Areas of Expertise
Black Liberation Theology
Race and Christianity
U.S. American Racial Reconciliation
B.A., Duke University
M.Div., Union Theological Seminary
Ph.D., Duke University
Marvin E. Wickware Jr. joined the LSTC faculty in July 2018. Wickware describes his research and writing as a way for him to work out the problems he has encountered while teaching and living in community with others. His experiences as a black man working in the predominantly white institutions of Duke Divinity School and a Presbyterian Church (USA) congregation led to his dissertation topic of racial reconciliation in U.S. churches. He is currently working on his first book, in which he demonstrates that black and white U.S. Christians must recognize that our world positions them as enemies and explores the possibilities of love in light of that reality. His research draws on feminist theory and black studies and in his teaching he works to connect an understanding of theoretical and theological perspectives to the church’s engagement with pressing political and social issues, with particular attention to the roles played by emotion and affect.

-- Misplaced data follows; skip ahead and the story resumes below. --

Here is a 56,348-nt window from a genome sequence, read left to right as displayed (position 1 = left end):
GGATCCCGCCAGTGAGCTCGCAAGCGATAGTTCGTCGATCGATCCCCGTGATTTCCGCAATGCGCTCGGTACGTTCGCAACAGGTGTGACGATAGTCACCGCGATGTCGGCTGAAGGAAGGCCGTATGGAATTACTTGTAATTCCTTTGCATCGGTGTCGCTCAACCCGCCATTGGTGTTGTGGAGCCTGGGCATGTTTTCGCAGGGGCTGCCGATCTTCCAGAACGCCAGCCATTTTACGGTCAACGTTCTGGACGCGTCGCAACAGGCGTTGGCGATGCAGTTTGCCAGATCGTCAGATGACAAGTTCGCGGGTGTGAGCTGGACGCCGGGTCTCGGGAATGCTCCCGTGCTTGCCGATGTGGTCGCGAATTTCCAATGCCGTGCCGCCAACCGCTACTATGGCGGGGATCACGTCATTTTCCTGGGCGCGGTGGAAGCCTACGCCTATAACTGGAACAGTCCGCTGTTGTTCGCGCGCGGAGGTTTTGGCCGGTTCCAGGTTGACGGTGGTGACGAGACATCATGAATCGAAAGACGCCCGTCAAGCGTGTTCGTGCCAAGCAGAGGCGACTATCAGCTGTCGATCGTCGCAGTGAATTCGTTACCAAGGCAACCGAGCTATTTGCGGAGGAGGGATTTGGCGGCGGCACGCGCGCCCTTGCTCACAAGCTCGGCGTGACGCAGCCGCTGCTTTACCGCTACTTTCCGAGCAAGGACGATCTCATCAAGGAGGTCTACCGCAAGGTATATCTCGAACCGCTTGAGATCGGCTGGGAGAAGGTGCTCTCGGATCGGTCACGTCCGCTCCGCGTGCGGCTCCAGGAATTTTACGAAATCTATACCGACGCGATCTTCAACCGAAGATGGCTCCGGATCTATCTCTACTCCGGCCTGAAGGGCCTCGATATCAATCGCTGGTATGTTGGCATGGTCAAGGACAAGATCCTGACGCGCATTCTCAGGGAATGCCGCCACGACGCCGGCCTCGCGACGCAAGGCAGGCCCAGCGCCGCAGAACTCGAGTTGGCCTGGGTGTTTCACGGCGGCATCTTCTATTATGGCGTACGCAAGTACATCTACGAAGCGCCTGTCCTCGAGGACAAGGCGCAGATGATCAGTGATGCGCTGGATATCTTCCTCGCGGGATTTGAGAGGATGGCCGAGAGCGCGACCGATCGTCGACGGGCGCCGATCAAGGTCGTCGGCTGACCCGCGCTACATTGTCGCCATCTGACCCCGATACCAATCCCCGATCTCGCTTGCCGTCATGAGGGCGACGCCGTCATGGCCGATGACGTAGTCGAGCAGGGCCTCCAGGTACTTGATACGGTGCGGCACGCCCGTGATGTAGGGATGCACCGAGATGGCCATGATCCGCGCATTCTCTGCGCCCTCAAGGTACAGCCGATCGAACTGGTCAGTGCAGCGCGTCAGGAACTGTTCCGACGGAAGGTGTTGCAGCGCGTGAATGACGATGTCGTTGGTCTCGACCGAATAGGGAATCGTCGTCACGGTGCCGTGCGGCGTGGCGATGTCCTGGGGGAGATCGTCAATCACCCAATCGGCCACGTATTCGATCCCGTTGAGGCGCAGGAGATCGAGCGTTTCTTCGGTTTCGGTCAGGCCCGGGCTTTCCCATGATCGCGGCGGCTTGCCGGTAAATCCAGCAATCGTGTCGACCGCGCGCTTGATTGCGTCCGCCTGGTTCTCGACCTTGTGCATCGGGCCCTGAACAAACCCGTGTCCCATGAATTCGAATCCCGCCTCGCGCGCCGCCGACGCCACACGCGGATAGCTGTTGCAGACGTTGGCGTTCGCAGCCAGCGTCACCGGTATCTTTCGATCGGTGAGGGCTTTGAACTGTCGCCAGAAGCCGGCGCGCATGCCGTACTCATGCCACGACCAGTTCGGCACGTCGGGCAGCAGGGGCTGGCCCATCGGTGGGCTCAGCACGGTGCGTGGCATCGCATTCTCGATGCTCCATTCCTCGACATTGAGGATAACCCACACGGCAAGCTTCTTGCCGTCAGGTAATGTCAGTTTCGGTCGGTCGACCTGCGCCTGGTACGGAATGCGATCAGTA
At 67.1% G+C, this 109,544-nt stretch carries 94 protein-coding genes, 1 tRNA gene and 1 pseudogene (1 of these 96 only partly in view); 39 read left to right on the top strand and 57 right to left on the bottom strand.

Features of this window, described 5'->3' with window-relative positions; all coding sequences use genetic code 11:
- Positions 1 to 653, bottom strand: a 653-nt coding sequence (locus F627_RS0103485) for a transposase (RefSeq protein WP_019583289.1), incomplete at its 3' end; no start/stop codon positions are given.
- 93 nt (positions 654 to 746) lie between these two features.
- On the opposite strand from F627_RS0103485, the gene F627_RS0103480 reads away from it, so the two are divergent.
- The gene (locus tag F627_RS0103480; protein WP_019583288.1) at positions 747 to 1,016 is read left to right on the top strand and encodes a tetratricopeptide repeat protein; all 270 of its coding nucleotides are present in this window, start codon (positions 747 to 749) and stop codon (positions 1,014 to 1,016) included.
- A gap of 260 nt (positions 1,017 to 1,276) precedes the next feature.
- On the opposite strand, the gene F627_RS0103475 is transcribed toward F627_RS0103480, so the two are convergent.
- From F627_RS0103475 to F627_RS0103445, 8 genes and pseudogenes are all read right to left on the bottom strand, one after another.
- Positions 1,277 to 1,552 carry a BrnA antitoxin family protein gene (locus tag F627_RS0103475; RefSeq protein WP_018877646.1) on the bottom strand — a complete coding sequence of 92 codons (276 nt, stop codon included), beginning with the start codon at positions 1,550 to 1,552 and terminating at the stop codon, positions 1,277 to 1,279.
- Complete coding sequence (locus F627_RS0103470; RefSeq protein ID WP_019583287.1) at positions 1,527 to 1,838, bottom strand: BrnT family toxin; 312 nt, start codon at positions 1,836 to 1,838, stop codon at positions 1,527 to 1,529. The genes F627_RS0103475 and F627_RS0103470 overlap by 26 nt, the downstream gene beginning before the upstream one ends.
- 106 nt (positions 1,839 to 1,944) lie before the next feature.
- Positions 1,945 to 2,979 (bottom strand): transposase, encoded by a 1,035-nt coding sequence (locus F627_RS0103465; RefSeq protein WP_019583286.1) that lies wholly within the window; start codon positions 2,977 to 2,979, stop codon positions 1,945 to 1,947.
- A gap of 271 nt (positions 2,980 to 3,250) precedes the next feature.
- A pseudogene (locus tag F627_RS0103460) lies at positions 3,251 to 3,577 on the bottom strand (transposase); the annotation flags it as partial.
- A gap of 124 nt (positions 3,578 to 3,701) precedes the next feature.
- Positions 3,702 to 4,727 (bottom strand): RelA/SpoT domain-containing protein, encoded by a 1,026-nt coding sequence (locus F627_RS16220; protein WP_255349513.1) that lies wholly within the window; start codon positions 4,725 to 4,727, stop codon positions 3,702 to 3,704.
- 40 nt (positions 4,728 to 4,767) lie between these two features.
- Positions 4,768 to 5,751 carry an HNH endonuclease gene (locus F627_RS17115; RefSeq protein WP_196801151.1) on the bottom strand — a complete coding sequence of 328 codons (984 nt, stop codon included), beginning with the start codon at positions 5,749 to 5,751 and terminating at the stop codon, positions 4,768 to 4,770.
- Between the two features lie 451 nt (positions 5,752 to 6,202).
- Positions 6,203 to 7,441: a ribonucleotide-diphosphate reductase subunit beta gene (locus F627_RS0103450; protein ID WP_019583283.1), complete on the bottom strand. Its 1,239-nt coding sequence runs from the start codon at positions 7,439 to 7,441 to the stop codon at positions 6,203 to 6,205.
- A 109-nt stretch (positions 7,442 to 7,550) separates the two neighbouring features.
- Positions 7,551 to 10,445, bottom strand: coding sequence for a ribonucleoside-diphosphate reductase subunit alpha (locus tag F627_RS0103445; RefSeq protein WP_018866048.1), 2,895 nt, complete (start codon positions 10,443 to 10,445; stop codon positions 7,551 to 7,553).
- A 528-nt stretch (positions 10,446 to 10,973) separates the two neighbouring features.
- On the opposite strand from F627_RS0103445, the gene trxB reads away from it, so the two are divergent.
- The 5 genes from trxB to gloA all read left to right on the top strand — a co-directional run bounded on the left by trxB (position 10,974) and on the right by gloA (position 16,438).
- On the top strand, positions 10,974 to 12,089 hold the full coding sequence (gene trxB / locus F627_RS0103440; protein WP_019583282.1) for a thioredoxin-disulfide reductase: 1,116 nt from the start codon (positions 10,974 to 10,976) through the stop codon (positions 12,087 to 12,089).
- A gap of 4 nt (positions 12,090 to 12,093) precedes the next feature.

Wickware is a Ruling Elder in the Presbyterian Church (USA) and his current involvement in community organizing with The People’s Lobby enriches his teaching and research.
Wickware, Marvin. (Host). (2020). An Incomplete Field Guide to Ministry [Audio podcast]. Retrieved from https://www.buzzsprout.com/1345783.
Review of “Hope Draped in Black: Race, Melancholy, and the Agony of Progress” by Joseph R. Winters in The Journal of Religion, Vol. 98 no. 3 (July 2018) p. 428-429.
“For the Love of (Black) Christ: Embracing James Cone’s Affective Critique of White Fragility,” Toronto Journal of Theology, Vol. 33: 1, (2017) p. 99-106.
“Faithful Disbelief: Christopher Morse between Foucault and Barth,” Union Seminary Quarterly Review, Vol. 65: 1 & 2 (2015) p. 59-65.
“Breaking the Chains of Chattel Teamwork: The Future of Black Liberation Theology” (with Amy Barbour) Union Seminary Quarterly Review, Vol. 64: 2 & 3 (2012) p. 44-51.